Industry on track for 2000, PhRMA says

Pharmaceutical Representative

According to the Pharmaceutical Research and Manufacturers of America, at its annual state of the industry conference in Washington, pharmaceutical and biotechnology companies had 40 new treatments – 35 drugs and five biologics – approved by the Food and Drug Administration in 1999. The medicines target 36 diseases that affect 545 million patients and cost society an estimated $600 billion a year.

According to the Pharmaceutical Research and Manufacturers of America, at its annual state of the industry conference in Washington, pharmaceutical and biotechnology companies had 40 new treatments – 35 drugs and five biologics – approved by the Food and Drug Administration in 1999. The medicines target 36 diseases that affect 545 million patients and cost society an estimated $600 billion a year.

The approved medicines include two for AIDS and AIDS-related conditions, three new antibiotics, five new cancer medicines, two medicines for type 2 diabetes, two medicines for influenza and new treatments for heart arrhythmia, osteoarthritis, Parkinson's, epilepsy, ulcers, obesity and several other diseases.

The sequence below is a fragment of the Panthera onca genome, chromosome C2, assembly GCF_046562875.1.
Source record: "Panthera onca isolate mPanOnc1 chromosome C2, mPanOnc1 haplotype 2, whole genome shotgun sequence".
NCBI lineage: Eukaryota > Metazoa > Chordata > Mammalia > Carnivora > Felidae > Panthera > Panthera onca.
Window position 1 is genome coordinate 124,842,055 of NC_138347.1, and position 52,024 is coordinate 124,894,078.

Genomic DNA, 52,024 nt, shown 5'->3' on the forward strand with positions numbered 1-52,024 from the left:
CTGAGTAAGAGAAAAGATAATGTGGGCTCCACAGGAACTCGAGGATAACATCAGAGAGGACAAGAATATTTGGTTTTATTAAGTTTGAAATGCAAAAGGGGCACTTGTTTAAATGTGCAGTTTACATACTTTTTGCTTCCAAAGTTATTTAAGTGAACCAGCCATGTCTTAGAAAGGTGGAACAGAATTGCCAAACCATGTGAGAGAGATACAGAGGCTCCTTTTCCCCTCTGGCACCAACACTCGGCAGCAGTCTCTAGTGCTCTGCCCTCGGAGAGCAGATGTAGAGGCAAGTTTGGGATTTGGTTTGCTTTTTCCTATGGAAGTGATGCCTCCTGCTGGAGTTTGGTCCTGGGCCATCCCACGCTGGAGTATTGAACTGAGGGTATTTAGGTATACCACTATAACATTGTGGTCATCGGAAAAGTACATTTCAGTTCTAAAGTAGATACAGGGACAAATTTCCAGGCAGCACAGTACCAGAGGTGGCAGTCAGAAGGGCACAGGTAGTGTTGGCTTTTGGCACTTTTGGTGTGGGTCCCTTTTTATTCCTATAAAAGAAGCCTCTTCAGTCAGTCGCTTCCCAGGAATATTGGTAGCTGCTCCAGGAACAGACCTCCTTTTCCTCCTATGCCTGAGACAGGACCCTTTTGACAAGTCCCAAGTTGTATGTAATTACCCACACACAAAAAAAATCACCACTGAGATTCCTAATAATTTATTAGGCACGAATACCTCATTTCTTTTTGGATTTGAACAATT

"The 40 medicines approved this year bring the total for the 1990s to 370 – up from 239 the previous decade," said PhRMA's president and chief executive officer Alan F. Holmer. "And companies plan to increase investment in R&D by another $2.4 billion this year – to a record-shattering $26.4 billion. This commitment to research means that patients will have even more new medicines in the future."

The 35 drugs were reviewed and approved by the FDA in an average of 12.6 months, while the five biologics were approved in an average of 17.1 months – the tail end of the lengthy process of discovering, developing and testing medicines after many years of discovery, development and clinical trials. Holmer attributed the expeditious review times in large part to the gains made under the Food and Drug Administration Modernization Act of 1997. Under this law, companies that sponsor new drug applications pay user fees, which enables FDA to hire additional reviewers.

The projected $26.4 billion research and development investment by PhRMA member companies in 2000 represents a 10.1% increase over last year's figure. This investment is 20.3% of total U.S. sales and exports – a higher ratio of R&D to revenues than virtually any other industry in the United States.

Said Holmer, "The industry's ever-increasing investment in research, the improving efficiency of the Food and Drug Administration, the quantum leaps in science now being made and the already full pharmaceutical pipeline provide concrete hope of continuing and accelerated progress against disease." PR